We have spoken much over the past couple of years about the prophet Jeremiah. We have predominantly seen him as he preached to the Israelites before Babylon conquered Judah, destroyed Jerusalem and the temple, and took the Hebrews as slaves. His message was ‘repent and return to God…NOW!’ This week’s passage, however, is later, after the destruction and the exile has taken place. In chapter 29, Jeremiah has informed the people that they need to settle into life in Babylon for they are going to be there for 72 years – he even said to work to make their masters succeed(!?). They are now in slavery, in exile, and, as a people, they are scattered. It is a tough time to be a people, it is a tough time to possess a land, and it is a tough time to be a blessing, it is a tough time.
Now, in a time when it seems to be hopeless, a time when it would certainly be justifiable for Jeremiah to begin with ‘I told you so….’, instead, at this time, when they are facing decades of exile and slavery, he is speaking hope, reunion, and even restoration. God has not abandoned them nor has he forgotten them, life is not over even though, as yet, they cannot see the hope.
This is also a note to us, in this time of hopelessness, God has not abandoned us nor has he forgotten us.
This Psalm is called a ‘Community Psalm of Praise’, in its emphasis on community, protection and praise – if you look at the entire Psalm you will see references to Praise listed several times. This is a call to praise. The Psalmist directs this to God’s people in the verse 19 reference to Jacob (which we also saw on the Jeremiah passage). The Psalm is also a prophetic message as we see details to restoration of Judah and Jerusalem and an emphasis on deliverance of the oppressed Then, in verse 18 we see the use of ‘word’ and ‘spirit’ – linking to the incarnation as well as the giving of the Spirit.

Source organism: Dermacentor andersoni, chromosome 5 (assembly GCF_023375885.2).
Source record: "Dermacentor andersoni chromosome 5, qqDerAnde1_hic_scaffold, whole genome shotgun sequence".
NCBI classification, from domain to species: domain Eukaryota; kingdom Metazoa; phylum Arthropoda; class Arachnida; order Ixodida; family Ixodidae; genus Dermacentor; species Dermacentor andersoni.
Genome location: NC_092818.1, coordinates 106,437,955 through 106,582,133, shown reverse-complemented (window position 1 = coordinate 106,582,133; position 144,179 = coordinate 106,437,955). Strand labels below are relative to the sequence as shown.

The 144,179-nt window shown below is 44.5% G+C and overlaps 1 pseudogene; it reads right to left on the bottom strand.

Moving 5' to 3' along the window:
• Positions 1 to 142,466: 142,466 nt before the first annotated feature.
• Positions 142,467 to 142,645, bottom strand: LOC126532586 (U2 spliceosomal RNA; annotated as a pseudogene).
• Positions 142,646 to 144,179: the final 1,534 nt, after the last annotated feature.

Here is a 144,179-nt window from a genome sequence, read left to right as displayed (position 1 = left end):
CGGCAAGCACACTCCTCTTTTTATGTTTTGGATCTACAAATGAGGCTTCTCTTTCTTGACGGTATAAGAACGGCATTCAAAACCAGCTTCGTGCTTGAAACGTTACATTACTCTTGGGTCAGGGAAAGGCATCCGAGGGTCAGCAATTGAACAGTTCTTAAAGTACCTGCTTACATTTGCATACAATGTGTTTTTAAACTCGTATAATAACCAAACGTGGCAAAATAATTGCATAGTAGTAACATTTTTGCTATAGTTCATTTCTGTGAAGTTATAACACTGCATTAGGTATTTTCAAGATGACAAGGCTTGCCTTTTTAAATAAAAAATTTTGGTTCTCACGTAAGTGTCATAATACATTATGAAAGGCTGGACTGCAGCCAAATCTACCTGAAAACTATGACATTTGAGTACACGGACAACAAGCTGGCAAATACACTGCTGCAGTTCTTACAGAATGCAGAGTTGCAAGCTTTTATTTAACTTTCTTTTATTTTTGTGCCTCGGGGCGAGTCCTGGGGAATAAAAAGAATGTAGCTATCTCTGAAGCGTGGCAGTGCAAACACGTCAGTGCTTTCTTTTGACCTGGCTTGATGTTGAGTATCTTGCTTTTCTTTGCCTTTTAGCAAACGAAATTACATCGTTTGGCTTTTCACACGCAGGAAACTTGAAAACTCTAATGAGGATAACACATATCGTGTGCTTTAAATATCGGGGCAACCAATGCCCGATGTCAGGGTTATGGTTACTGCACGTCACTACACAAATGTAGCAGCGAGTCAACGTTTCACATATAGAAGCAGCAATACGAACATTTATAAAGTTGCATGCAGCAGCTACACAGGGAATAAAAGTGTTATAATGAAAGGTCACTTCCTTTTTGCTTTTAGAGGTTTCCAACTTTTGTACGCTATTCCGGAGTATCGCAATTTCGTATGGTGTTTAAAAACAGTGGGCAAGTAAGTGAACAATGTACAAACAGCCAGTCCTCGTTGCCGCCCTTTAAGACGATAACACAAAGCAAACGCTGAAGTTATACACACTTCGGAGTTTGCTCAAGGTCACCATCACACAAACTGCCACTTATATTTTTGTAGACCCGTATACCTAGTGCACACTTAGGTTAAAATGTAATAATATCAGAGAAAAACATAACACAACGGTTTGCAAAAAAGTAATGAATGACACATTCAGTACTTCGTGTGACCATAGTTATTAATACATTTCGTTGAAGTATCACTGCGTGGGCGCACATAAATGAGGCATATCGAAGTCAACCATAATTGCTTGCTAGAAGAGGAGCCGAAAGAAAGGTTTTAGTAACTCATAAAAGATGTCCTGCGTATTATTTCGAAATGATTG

This Ephesians passage resonates with our John passage, especially in the manner in which they both start us at the beginning, at creation and before. We have echoes of the adoption, sonship, inheritance, and the fullness of time – which was seen last week in Galatians. Most importantly, though, is the link between adoption through Jesus Christ – those that believe are destined to be children of God.
While the gospels of Matthew and Luke begin with the Birth and Nativity stories, the gospel of Mark begins with John the baptizer and the baptism of Jesus, and John’s gospel begins with a hybrid of these three but in a very different literary form. The first three (even with the slight differences found in Mark) are often referred to as the Synoptic Gospels, meaning they share a common storyline, timeline, and overall common view, John’s view often places events at different points in the timeline as well as stories not found in the other gospels – John also does not include many experiences found in the gospels of Matthew, Mark, and Luke. The author, John the disciple, had a very unique relationship with Jesus which reveals things about Jesus we do not see in the other gospels.
This John passage is basically a prologue for John’s reporting of the life of Jesus. A prologue is a moment in a book, or play, or even a movie, where essential details pertinent to the story are covered in spoken or written form prior to the beginning of the actual story. Think, the rolling words that we always view before any Star Wars movie, words that bring us up to date on anything we may have missed but still need to know, before the story actually begins. In a unique literary form, using metaphors such as ‘light’, ‘darkness’, and ‘word’, John prepares us for his perspective of the story of Jesus. This prologue begins at creation and brings us to the arrival of the Messiah, and adds a hint of the response Jesus receives from his people, and what his life means to all humans.